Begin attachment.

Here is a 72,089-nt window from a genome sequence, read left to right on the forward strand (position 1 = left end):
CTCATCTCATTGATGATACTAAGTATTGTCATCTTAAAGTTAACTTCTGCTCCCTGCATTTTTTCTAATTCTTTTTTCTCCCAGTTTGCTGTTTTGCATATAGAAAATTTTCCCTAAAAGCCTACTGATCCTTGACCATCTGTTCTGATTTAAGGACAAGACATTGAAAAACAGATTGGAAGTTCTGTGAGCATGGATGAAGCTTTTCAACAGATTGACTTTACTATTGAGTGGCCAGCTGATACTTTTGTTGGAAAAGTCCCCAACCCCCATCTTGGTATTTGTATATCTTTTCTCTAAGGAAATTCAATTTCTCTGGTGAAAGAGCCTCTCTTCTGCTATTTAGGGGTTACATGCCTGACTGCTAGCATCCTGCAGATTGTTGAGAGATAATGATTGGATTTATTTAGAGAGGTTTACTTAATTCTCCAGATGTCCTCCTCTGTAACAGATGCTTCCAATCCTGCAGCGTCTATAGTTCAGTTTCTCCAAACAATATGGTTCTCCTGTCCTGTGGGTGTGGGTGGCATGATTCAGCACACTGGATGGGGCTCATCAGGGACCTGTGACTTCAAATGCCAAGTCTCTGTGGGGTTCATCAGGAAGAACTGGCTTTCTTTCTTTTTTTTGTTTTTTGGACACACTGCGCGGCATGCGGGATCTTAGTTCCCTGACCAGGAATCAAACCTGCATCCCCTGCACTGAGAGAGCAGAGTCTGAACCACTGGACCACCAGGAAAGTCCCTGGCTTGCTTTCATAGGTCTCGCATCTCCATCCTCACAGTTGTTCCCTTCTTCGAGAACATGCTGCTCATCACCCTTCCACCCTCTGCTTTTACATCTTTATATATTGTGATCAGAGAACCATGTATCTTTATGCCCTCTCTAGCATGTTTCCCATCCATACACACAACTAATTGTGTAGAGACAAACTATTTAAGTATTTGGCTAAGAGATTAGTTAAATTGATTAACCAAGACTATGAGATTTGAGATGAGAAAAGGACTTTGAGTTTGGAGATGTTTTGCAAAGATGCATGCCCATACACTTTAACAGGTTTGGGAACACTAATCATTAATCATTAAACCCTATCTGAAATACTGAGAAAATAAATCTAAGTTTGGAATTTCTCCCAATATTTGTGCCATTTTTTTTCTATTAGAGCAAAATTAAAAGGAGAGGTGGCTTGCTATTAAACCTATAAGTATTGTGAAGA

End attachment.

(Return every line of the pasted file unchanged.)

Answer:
Here is a 72,089-nt window from a genome sequence, read left to right on the forward strand (position 1 = left end):
CTCATCTCATTGATGATACTAAGTATTGTCATCTTAAAGTTAACTTCTGCTCCCTGCATTTTTTCTAATTCTTTTTTCTCCCAGTTTGCTGTTTTGCATATAGAAAATTTTCCCTAAAAGCCTACTGATCCTTGACCATCTGTTCTGATTTAAGGACAAGACATTGAAAAACAGATTGGAAGTTCTGTGAGCATGGATGAAGCTTTTCAACAGATTGACTTTACTATTGAGTGGCCAGCTGATACTTTTGTTGGAAAAGTCCCCAACCCCCATCTTGGTATTTGTATATCTTTTCTCTAAGGAAATTCAATTTCTCTGGTGAAAGAGCCTCTCTTCTGCTATTTAGGGGTTACATGCCTGACTGCTAGCATCCTGCAGATTGTTGAGAGATAATGATTGGATTTATTTAGAGAGGTTTACTTAATTCTCCAGATGTCCTCCTCTGTAACAGATGCTTCCAATCCTGCAGCGTCTATAGTTCAGTTTCTCCAAACAATATGGTTCTCCTGTCCTGTGGGTGTGGGTGGCATGATTCAGCACACTGGATGGGGCTCATCAGGGACCTGTGACTTCAAATGCCAAGTCTCTGTGGGGTTCATCAGGAAGAACTGGCTTTCTTTCTTTTTTTTGTTTTTTGGACACACTGCGCGGCATGCGGGATCTTAGTTCCCTGACCAGGAATCAAACCTGCATCCCCTGCACTGAGAGAGCAGAGTCTGAACCACTGGACCACCAGGAAAGTCCCTGGCTTGCTTTCATAGGTCTCGCATCTCCATCCTCACAGTTGTTCCCTTCTTCGAGAACATGCTGCTCATCACCCTTCCACCCTCTGCTTTTACATCTTTATATATTGTGATCAGAGAACCATGTATCTTTATGCCCTCTCTAGCATGTTTCCCATCCATACACACAACTAATTGTGTAGAGACAAACTATTTAAGTATTTGGCTAAGAGATTAGTTAAATTGATTAACCAAGACTATGAGATTTGAGATGAGAAAAGGACTTTGAGTTTGGAGATGTTTTGCAAAGATGCATGCCCATACACTTTAACAGGTTTGGGAACACTAATCATTAATCATTAAACCCTATCTGAAATACTGAGAAAATAAATCTAAGTTTGGAATTTCTCCCAATATTTGTGCCATTTTTTTTCTATTAGAGCAAAATTAAAAGGAGAGGTGGCTTGCTATTAAACCTATAAGTATTGTGAAGA